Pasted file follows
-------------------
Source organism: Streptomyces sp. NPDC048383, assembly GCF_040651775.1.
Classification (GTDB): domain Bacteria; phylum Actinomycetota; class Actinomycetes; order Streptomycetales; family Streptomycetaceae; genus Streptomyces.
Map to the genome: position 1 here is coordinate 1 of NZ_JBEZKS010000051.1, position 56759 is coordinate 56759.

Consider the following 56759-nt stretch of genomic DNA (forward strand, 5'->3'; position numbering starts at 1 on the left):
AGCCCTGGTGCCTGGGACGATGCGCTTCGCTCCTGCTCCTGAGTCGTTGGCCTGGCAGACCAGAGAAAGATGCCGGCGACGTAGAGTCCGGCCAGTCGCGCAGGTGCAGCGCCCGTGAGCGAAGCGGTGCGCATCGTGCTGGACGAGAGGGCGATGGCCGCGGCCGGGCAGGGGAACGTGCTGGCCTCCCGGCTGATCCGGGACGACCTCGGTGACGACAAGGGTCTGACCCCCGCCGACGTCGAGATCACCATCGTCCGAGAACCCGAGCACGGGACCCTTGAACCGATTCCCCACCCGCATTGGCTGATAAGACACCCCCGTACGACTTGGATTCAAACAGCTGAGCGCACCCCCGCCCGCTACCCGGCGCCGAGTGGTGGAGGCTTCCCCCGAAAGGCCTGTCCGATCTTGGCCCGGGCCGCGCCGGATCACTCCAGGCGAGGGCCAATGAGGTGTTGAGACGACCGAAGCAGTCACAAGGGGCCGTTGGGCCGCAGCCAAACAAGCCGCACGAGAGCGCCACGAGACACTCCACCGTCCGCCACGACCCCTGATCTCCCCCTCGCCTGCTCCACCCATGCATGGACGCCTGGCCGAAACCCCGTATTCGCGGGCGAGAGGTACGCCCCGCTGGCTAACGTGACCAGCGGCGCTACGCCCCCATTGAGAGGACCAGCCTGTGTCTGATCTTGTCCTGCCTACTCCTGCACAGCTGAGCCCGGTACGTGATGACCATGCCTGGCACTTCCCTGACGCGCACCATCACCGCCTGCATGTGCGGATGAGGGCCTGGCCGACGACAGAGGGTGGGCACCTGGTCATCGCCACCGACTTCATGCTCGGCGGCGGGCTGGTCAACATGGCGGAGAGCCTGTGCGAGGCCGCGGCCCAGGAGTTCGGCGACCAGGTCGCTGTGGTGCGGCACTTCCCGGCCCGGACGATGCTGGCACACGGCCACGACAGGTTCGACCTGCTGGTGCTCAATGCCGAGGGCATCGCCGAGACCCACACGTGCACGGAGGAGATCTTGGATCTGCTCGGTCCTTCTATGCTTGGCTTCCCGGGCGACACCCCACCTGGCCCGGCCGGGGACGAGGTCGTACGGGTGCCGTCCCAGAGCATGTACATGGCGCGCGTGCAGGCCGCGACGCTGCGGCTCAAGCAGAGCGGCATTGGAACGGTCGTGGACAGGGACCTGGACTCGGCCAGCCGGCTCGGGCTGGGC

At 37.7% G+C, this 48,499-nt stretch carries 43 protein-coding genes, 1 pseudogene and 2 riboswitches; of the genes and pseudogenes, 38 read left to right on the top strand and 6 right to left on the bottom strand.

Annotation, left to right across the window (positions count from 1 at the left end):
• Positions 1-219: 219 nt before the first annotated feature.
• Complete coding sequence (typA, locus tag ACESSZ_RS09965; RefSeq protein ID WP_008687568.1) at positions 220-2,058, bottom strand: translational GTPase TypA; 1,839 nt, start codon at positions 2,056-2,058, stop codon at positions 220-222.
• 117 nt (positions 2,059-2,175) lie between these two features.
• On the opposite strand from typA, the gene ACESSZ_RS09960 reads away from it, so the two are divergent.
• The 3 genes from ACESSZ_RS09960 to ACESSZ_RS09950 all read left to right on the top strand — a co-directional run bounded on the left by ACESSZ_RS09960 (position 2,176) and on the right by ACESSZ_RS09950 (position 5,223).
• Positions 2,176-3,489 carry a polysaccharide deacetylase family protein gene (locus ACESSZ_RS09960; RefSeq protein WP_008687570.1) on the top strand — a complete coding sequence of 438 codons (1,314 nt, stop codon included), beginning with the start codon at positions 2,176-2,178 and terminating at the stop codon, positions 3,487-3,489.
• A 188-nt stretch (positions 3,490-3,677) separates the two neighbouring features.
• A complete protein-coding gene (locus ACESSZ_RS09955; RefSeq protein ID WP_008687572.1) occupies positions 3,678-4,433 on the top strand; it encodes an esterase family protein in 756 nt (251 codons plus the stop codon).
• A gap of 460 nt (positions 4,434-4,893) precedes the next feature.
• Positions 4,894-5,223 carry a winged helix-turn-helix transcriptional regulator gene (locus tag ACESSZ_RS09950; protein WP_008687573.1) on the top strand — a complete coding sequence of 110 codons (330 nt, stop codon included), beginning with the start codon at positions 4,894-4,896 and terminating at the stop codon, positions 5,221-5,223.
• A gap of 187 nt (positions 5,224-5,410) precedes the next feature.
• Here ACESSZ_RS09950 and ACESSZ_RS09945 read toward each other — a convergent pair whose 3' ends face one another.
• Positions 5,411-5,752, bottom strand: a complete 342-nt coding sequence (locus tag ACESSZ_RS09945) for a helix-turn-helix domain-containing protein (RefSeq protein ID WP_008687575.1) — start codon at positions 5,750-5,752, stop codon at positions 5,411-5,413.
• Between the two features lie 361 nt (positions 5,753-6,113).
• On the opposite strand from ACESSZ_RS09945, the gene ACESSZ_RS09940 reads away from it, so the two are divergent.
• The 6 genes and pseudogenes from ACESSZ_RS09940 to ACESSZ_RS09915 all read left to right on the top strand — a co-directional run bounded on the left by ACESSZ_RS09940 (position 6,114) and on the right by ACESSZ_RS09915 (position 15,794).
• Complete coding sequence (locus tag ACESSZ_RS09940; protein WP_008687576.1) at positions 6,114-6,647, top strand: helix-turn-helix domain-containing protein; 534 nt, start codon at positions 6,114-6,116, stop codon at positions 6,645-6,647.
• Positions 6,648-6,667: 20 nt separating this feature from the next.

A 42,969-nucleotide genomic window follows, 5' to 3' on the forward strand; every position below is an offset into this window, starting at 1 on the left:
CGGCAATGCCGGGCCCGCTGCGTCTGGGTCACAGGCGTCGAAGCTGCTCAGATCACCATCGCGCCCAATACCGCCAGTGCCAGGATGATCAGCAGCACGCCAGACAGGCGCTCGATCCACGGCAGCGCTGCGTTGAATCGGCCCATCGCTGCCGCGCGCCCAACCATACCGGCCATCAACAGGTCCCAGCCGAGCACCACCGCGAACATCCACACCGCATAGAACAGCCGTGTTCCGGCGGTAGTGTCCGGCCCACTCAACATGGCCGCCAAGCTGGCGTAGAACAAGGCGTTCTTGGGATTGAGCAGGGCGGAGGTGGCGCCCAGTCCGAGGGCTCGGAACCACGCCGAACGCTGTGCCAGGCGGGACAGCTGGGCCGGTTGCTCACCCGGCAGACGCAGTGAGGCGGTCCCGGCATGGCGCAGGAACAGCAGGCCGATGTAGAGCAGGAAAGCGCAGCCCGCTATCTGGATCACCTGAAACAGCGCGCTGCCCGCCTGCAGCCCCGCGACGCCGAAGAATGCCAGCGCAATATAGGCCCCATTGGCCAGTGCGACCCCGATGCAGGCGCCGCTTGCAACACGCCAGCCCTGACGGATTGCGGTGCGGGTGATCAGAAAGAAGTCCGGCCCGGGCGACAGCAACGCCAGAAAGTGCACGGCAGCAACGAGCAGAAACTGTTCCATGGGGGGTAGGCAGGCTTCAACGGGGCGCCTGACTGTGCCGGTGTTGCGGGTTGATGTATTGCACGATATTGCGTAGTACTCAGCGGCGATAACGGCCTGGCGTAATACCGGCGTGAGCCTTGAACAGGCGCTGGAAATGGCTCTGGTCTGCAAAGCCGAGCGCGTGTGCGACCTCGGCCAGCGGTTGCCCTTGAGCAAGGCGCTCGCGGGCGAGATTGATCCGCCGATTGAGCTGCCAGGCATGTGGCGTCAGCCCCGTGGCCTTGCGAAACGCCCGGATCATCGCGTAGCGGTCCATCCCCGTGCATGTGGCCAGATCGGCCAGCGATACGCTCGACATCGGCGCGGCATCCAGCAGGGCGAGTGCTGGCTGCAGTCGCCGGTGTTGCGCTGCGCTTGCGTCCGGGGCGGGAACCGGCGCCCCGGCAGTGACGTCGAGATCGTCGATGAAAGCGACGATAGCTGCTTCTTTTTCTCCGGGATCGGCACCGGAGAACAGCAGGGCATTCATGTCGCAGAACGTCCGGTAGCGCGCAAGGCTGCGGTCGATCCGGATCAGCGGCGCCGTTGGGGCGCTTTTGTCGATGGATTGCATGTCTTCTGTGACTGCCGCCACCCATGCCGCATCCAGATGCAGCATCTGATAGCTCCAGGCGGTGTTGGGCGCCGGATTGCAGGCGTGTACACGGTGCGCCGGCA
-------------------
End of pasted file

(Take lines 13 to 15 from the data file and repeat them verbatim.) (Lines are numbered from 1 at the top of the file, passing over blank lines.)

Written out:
• Positions 2,176-3,489 carry a polysaccharide deacetylase family protein gene (locus ACESSZ_RS09960; RefSeq protein WP_008687570.1) on the top strand — a complete coding sequence of 438 codons (1,314 nt, stop codon included), beginning with the start codon at positions 2,176-2,178 and terminating at the stop codon, positions 3,487-3,489.
• A 188-nt stretch (positions 3,490-3,677) separates the two neighbouring features.
• A complete protein-coding gene (locus ACESSZ_RS09955; RefSeq protein ID WP_008687572.1) occupies positions 3,678-4,433 on the top strand; it encodes an esterase family protein in 756 nt (251 codons plus the stop codon).